Among the many ways in which Srila Prabhupada differed from other gurus who arrived in America in the sixties was his insistence that his disciples follow certain rules, or “regulative principles,” the four main ones being no gambling, no illicit sex, no intoxication, and no meat-eating. “Disciple,” he would say, “means discipline.”

Prabhupada would often quote a verse from the Srimad-Bhagavatam (5.5.1) where Lord Rishabhadeva instructs his sons to not waste their lives chasing the pleasures available to hogs and dogs, but to undertake “penance and austerity” to attain unending happiness.

Prabhupada often compared our condition in material existence to being sick. We’re spiritual beings, and in our healthy state we taste full satisfaction and bliss at every moment. But now the poison of desires hostile to our natural position as servants of Krishna has infected us. To recover our health and live happily again in pure Krishna consciousness, we need to get rid of the poison.

Ordinary medical treatment usually requires sacrifice on the part of the patient, such as taking medicine and adjusting one’s daily activities. Similarly, to cure our spiritual illness, we need to follow the healing regimen prescribed by Lord Krishna and His representative, the authorized spiritual master.

Srila Prabhupada would point to two main components of many cures: medicine and diet. The medicine for returning us to healthy Krishna consciousness is the chanting of the Hare Krishna maha-mantra, and the diet is krishna-prasadam. Their power to act effectively requires a supportive way of life. And that’s the role of the four regulative principles and other rules of behavior. We accept them because we want to get rid of the disease infecting our consciousness.

The first step in any cure is the diagnosis; unless we know we’re sick, we won’t do anything about it. The symptom of our spiritual disease is our inability to acquire the happiness we work so hard for. The urge for happiness powers everything we do.

Once, when a reporter asked Srila Prabhupada what the purpose of life is, he replied, “To enjoy.” The answer surprised his disciples, who had often heard him say that human life is not meant for enjoyment but for austerity. Prabhupada explained that, as pure spirit souls and eternal parts of Krishna, our true nature (our true life) is to enjoy but we’re not enjoying now because we’re caught up in material bodies, which can never deliver real enjoyment. Our very bodies are a symptom of our diseased state.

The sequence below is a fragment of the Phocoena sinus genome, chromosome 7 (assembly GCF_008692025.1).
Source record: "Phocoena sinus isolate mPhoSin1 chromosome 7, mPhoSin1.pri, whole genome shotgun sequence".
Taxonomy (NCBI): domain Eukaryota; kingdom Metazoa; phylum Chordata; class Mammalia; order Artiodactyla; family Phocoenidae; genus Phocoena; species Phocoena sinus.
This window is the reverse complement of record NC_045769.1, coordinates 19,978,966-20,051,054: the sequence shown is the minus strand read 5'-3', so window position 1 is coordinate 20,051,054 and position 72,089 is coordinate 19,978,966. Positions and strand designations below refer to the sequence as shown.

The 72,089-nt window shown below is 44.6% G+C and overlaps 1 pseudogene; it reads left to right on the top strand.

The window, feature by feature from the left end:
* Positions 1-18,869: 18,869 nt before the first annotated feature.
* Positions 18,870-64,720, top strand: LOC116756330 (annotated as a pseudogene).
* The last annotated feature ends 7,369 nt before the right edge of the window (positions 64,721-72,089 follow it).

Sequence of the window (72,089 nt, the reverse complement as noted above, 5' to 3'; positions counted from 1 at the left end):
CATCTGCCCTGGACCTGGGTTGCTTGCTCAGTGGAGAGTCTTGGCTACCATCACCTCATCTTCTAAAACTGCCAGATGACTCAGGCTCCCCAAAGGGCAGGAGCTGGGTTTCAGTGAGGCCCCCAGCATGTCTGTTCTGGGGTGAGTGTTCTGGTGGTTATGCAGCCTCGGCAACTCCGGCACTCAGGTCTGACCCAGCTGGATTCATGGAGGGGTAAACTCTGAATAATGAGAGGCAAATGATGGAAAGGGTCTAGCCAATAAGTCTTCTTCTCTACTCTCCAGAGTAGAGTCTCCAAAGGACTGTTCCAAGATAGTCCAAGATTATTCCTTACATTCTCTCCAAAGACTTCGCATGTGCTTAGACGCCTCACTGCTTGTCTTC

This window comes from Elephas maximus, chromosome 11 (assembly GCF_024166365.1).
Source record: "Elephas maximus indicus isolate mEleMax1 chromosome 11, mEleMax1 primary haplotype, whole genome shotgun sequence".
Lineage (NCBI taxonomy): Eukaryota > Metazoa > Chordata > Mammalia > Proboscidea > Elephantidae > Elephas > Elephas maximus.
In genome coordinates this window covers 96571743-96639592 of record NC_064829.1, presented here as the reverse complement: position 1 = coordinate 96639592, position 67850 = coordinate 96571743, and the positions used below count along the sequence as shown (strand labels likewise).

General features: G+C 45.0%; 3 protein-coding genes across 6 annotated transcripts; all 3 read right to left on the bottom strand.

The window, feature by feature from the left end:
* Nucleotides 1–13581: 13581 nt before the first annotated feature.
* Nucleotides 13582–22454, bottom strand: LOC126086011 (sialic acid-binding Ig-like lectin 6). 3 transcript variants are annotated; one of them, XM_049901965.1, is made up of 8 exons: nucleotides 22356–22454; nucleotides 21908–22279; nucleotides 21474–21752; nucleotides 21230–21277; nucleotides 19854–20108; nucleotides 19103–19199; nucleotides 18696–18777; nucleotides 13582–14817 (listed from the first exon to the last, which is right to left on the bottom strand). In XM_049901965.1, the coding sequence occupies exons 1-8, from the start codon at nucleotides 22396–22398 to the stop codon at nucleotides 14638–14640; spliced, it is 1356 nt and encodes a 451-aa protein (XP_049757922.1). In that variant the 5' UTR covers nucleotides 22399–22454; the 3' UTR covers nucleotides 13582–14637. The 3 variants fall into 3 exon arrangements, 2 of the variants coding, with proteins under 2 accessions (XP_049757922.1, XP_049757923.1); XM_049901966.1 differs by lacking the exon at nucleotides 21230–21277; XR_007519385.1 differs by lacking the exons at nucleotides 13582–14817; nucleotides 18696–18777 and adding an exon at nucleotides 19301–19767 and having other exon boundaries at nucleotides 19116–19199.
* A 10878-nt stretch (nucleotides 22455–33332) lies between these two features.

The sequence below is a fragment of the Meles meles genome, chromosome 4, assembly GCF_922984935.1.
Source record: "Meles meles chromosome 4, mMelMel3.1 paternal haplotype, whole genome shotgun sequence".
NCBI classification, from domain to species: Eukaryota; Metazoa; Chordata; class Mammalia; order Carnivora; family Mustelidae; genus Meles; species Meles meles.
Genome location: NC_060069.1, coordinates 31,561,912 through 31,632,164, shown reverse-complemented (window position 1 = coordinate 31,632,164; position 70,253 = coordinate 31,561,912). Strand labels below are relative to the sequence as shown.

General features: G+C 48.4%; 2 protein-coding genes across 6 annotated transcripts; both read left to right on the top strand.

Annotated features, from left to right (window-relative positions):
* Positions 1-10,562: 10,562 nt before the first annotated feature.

In former ages, yogis would perform severe tapa, or penance, to raise their consciousness from the material plane to the spiritual. The most effective tapa, however, and perhaps the most difficult, is to give up one’s challenging spirit and agree to follow the direction of Krishna’s pure representative. As Srila Prabhupada writes in his purport to the Srimad-Bhagavatam (2.9.24), “The order is received from the Lord, either directly or through the bona fide spiritual master, and to execute that order, however painstaking, is the severe type of penance. One who follows the principle rigidly is sure to achieve success in attaining the Lord’s mercy.”

The desire for happiness is natural for all living beings. But, as the fourteenth-century poet Vidyapati wrote, the little happiness we manage to eke out by material means is like a drop of water in a desert. It’s nowhere near enough to satisfy us. Though we legitimately long for lasting happiness, we’re not getting it – because we’re spiritually sick. Fortunately for us, Srila Prabhupada has brought the cure.

– Nagaraja Dasa